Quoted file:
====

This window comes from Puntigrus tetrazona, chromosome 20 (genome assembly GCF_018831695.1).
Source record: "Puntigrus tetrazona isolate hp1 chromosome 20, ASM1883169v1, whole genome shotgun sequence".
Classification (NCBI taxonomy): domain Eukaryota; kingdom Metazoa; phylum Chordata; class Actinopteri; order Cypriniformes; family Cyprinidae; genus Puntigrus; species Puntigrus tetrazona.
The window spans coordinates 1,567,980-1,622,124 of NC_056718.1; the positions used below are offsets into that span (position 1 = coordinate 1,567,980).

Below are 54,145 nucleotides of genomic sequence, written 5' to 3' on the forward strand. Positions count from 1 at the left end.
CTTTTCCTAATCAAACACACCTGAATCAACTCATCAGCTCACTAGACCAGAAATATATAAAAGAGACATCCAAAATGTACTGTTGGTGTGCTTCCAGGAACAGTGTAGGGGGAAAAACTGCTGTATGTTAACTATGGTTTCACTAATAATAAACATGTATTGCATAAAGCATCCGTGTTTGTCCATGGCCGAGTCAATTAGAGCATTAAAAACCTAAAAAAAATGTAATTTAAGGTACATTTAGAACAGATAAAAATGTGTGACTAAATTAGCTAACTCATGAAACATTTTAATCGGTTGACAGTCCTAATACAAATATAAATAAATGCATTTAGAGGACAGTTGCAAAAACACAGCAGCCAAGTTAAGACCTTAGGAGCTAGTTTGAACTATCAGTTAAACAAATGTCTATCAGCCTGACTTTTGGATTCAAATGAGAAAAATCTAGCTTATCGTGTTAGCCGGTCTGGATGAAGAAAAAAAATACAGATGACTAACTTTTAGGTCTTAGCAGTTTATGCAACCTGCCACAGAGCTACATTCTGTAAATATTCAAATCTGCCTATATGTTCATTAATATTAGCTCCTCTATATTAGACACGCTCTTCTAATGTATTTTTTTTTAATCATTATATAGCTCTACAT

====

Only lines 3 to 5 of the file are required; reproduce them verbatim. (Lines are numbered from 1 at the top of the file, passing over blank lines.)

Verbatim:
Classification (NCBI taxonomy): domain Eukaryota; kingdom Metazoa; phylum Chordata; class Actinopteri; order Cypriniformes; family Cyprinidae; genus Puntigrus; species Puntigrus tetrazona.
The window spans coordinates 1,567,980-1,622,124 of NC_056718.1; the positions used below are offsets into that span (position 1 = coordinate 1,567,980).

Below are 54,145 nucleotides of genomic sequence, written 5' to 3' on the forward strand. Positions count from 1 at the left end.